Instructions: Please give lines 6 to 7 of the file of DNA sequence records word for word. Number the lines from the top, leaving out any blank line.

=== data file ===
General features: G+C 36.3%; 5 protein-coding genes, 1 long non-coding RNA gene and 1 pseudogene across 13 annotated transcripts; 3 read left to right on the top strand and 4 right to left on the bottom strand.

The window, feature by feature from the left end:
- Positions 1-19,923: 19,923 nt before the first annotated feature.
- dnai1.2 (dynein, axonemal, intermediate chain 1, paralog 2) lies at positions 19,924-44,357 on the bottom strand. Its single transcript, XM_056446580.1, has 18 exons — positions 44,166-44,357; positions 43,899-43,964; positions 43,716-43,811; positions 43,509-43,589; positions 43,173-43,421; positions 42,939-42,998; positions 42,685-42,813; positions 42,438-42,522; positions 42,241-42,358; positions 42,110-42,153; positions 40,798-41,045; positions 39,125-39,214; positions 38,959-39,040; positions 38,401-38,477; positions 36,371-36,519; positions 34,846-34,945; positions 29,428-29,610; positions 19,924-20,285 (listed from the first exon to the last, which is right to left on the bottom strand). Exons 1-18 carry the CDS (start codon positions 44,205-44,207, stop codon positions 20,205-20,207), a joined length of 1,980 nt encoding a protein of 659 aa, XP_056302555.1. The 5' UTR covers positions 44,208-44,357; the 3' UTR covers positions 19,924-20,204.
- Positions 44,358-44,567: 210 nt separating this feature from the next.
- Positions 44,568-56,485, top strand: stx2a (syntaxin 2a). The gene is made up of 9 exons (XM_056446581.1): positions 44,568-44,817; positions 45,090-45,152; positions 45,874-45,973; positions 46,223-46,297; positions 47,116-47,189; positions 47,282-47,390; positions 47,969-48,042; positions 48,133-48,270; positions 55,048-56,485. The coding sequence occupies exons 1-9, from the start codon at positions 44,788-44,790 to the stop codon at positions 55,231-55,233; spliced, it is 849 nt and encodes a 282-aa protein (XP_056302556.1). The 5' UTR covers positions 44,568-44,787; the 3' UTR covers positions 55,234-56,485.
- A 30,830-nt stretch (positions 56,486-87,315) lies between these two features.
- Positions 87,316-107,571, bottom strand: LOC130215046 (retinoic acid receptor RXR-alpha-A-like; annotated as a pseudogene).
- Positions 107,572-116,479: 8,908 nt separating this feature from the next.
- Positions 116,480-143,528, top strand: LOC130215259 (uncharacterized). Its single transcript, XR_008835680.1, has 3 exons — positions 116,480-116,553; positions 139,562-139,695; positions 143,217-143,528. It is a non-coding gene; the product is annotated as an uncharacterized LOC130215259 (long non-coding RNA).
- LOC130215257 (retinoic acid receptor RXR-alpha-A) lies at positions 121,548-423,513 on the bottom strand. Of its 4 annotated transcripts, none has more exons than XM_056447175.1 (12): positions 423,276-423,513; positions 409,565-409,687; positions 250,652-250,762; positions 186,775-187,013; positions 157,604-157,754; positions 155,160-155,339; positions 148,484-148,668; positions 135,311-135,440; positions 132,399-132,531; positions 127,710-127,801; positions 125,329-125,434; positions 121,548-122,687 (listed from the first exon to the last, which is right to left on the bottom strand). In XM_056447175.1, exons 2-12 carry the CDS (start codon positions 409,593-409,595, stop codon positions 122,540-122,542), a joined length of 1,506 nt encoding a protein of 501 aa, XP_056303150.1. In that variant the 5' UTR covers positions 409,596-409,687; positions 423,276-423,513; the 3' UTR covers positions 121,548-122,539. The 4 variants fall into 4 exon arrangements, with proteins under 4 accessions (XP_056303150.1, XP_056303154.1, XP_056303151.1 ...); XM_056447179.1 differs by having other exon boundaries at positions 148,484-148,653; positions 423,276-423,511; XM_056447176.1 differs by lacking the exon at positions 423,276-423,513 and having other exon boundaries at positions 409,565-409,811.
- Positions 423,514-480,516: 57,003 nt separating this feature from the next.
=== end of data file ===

- Positions 44,568-56,485, top strand: stx2a (syntaxin 2a). The gene is made up of 9 exons (XM_056446581.1): positions 44,568-44,817; positions 45,090-45,152; positions 45,874-45,973; positions 46,223-46,297; positions 47,116-47,189; positions 47,282-47,390; positions 47,969-48,042; positions 48,133-48,270; positions 55,048-56,485. The coding sequence occupies exons 1-9, from the start codon at positions 44,788-44,790 to the stop codon at positions 55,231-55,233; spliced, it is 849 nt and encodes a 282-aa protein (XP_056302556.1). The 5' UTR covers positions 44,568-44,787; the 3' UTR covers positions 55,234-56,485.
- A 30,830-nt stretch (positions 56,486-87,315) lies between these two features.